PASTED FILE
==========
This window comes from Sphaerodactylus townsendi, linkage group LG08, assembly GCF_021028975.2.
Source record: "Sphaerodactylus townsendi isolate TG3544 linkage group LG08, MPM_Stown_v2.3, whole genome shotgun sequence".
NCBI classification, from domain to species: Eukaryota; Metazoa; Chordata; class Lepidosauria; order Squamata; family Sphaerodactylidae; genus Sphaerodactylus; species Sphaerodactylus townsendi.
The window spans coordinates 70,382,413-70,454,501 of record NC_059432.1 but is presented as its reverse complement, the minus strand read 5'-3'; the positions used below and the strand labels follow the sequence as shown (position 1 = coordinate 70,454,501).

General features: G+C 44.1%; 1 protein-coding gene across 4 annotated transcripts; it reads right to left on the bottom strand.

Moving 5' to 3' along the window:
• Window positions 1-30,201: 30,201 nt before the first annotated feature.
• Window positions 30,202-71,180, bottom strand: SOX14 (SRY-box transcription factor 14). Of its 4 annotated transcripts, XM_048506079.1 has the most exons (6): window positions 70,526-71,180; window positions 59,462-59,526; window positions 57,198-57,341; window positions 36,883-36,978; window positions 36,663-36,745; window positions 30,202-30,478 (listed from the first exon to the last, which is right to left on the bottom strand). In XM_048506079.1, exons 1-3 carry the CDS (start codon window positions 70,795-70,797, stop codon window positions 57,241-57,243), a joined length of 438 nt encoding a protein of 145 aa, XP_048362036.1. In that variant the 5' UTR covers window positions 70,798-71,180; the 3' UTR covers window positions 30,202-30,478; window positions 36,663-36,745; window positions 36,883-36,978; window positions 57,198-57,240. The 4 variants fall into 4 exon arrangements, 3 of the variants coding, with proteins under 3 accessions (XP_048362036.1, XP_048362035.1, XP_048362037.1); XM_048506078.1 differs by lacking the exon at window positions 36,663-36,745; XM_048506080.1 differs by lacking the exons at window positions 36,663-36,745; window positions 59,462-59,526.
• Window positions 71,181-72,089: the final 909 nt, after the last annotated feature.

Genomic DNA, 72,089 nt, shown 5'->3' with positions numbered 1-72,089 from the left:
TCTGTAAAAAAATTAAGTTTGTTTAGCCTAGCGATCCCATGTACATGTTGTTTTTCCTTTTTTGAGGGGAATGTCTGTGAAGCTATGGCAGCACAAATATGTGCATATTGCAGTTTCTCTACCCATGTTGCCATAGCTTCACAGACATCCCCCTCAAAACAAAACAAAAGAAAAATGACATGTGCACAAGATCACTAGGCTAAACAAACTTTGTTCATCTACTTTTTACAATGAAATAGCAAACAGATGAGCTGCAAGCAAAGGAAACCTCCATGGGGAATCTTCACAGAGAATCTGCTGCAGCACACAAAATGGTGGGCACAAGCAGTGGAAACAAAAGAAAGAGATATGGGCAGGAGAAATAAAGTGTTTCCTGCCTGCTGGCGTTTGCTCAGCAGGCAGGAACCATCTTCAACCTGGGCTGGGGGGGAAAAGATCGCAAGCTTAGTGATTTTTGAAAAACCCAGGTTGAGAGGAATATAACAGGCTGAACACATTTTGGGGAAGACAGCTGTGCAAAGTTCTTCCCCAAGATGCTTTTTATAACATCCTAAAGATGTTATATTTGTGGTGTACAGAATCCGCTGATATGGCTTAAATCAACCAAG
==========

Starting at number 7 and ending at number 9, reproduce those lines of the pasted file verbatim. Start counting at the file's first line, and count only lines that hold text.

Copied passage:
• Window positions 1-30,201: 30,201 nt before the first annotated feature.
• Window positions 30,202-71,180, bottom strand: SOX14 (SRY-box transcription factor 14). Of its 4 annotated transcripts, XM_048506079.1 has the most exons (6): window positions 70,526-71,180; window positions 59,462-59,526; window positions 57,198-57,341; window positions 36,883-36,978; window positions 36,663-36,745; window positions 30,202-30,478 (listed from the first exon to the last, which is right to left on the bottom strand). In XM_048506079.1, exons 1-3 carry the CDS (start codon window positions 70,795-70,797, stop codon window positions 57,241-57,243), a joined length of 438 nt encoding a protein of 145 aa, XP_048362036.1. In that variant the 5' UTR covers window positions 70,798-71,180; the 3' UTR covers window positions 30,202-30,478; window positions 36,663-36,745; window positions 36,883-36,978; window positions 57,198-57,240. The 4 variants fall into 4 exon arrangements, 3 of the variants coding, with proteins under 3 accessions (XP_048362036.1, XP_048362035.1, XP_048362037.1); XM_048506078.1 differs by lacking the exon at window positions 36,663-36,745; XM_048506080.1 differs by lacking the exons at window positions 36,663-36,745; window positions 59,462-59,526.
• Window positions 71,181-72,089: the final 909 nt, after the last annotated feature.